SCOTT Quigg admits adapting to life as a former fighter has been strange under lockdown.

Bury’s former world super bantamweight champion called it quits after defeat to Jono Carroll at the Manchester Arena on March 7.

The 31-year-old walked away after a decorated 13 years as a professional and was all set to work out just what was next – the hardest task for any retired fighter used to a life under the bright lights in front of a roaring crowd.

But Quigg is occupying his time by training, meaning it almost feels like the start of another training camp.

“I lived a very isolated life, was very single minded and didn’t really socialise much so at this moment in time I’m not struggling that much,” said Quigg, who won 35 of his 40 fights in the paid ranks.

“This is just my normal life and how it’s been. I just train, keep myself to myself.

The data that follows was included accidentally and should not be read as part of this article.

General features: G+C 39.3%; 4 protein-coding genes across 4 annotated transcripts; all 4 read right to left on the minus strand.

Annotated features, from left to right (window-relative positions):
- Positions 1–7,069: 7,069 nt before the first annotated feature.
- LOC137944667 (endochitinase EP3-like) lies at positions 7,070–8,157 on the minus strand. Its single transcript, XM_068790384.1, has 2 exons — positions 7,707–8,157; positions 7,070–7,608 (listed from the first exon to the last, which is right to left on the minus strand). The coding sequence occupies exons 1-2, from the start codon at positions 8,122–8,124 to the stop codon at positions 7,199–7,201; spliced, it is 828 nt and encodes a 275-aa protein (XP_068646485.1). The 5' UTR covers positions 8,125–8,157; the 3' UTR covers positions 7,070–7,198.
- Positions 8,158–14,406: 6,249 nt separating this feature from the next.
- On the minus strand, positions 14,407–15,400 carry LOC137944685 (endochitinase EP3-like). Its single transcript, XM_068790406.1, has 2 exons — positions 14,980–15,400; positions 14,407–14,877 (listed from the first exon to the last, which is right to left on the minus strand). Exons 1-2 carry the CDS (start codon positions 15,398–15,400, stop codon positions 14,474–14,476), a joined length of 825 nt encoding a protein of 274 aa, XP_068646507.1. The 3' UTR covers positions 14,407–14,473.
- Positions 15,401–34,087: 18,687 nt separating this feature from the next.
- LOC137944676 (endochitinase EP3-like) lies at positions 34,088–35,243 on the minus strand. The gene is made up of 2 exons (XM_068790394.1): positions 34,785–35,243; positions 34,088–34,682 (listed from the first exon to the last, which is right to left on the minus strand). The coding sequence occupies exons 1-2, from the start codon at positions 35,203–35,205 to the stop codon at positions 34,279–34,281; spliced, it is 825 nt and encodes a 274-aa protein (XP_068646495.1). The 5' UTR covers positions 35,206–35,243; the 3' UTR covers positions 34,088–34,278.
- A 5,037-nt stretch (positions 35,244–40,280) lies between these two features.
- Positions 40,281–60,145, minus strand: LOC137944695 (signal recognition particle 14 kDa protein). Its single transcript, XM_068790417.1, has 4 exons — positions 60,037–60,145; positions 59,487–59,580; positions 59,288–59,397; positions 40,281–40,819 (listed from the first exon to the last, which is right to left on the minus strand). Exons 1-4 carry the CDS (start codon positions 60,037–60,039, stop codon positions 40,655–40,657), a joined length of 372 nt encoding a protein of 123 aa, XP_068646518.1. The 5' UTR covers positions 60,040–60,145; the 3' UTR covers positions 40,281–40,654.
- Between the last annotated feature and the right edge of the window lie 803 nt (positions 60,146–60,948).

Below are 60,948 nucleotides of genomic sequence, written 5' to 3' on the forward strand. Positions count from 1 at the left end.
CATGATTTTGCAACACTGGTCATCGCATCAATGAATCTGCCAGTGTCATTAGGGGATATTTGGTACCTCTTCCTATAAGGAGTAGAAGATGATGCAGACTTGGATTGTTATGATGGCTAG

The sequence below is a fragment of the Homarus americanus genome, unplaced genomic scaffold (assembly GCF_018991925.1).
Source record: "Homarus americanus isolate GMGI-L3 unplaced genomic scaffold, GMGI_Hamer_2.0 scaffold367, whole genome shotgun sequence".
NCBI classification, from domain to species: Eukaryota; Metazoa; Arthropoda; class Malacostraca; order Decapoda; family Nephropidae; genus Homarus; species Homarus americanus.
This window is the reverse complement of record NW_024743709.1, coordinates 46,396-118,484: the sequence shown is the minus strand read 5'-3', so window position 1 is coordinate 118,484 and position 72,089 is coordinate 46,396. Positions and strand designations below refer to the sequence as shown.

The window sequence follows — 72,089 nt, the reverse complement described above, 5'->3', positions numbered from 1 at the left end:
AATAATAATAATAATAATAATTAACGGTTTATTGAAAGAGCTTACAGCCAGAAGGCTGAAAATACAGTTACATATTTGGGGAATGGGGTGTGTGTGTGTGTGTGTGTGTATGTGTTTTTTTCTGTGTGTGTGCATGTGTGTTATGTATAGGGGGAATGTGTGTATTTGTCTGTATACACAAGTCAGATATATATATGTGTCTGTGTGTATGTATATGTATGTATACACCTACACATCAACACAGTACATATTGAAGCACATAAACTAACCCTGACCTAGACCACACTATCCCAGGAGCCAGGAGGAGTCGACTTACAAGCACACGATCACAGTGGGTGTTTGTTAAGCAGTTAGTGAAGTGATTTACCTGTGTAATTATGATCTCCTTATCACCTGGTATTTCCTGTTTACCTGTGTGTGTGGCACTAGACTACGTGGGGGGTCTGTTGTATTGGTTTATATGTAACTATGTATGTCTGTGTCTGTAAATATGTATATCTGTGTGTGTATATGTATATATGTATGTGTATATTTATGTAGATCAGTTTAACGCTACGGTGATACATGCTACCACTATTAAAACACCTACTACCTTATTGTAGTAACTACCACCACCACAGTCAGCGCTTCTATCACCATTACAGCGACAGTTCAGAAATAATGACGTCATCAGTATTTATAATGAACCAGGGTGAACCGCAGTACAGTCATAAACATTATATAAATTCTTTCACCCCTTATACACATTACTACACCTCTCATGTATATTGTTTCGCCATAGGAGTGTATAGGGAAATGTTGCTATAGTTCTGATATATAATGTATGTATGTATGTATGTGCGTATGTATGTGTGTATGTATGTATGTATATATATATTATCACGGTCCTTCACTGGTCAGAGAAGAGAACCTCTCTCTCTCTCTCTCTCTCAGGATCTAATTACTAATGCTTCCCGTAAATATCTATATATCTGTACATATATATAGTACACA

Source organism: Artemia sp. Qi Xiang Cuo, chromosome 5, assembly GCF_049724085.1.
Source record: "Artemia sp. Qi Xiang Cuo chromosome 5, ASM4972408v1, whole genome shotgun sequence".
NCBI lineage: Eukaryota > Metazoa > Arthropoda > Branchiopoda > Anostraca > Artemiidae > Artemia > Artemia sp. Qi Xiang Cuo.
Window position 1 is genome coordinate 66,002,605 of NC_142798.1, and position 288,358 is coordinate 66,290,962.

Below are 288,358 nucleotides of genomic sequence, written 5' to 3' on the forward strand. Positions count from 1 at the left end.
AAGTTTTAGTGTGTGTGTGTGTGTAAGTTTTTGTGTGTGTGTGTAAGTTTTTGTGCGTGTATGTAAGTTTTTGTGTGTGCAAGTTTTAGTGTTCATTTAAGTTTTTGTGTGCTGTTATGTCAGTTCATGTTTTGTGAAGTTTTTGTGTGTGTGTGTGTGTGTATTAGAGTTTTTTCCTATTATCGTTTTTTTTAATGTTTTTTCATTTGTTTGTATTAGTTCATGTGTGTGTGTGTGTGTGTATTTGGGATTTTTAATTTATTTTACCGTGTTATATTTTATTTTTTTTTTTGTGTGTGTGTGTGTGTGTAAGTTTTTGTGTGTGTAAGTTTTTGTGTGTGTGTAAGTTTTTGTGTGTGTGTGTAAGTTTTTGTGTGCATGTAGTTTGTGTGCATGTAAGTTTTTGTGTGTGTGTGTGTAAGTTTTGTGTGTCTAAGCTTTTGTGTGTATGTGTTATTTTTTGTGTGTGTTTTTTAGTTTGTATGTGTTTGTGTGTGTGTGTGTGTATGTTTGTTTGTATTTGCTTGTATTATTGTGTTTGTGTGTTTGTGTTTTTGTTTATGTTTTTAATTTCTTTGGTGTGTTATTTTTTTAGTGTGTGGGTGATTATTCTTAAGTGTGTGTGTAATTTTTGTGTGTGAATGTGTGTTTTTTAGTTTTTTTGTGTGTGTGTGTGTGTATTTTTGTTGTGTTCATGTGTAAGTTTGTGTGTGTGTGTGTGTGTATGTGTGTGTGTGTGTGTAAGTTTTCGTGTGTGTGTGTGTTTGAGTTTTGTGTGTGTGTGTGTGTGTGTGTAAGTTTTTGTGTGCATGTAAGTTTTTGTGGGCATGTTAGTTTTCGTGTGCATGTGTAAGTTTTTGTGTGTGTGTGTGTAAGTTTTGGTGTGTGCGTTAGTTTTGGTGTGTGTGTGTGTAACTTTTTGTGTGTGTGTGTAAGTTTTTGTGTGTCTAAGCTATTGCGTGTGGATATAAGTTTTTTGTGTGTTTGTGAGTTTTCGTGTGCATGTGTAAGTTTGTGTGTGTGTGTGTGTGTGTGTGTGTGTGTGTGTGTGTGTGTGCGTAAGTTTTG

“So at this moment I’m not struggling being on lockdown but it’s just about finding whether I go into coaching, which is probably will be, or speaking about mindset, whether that’s in business or sport, and talking to people about how to fulfil their potential.

“I’m passionate about that and maybe I can give back in that way.”

While it’s almost business as usual for the foreseeable future, one trip planned after the Carroll fight did have to shelved.

“I was planning on going to America for six weeks, just to go out there and have a bit of down time and basically have a good think out there,” Quigg said.

“I’ve got friends out there. There’s Freddie (Roach, former trainer) and one of my mates would have been fighting and I would have just had a bit of time off.

“Then I could have gone through the process of thinking what’s next. “I need to find a purpose again and I’ve got a few things going at the minute business wise that bring a bit of money in and the money I’ve made from boxing means I don’t need to rush into anything.

“I’m totally fine but when I wake up in the morning I want to make sure I find something that means I look forward to putting my feet on the floor and progressing as a person still.

“Now with everything being shutdown it’s basically speeded that process up of figuring out what my purpose is going to be.”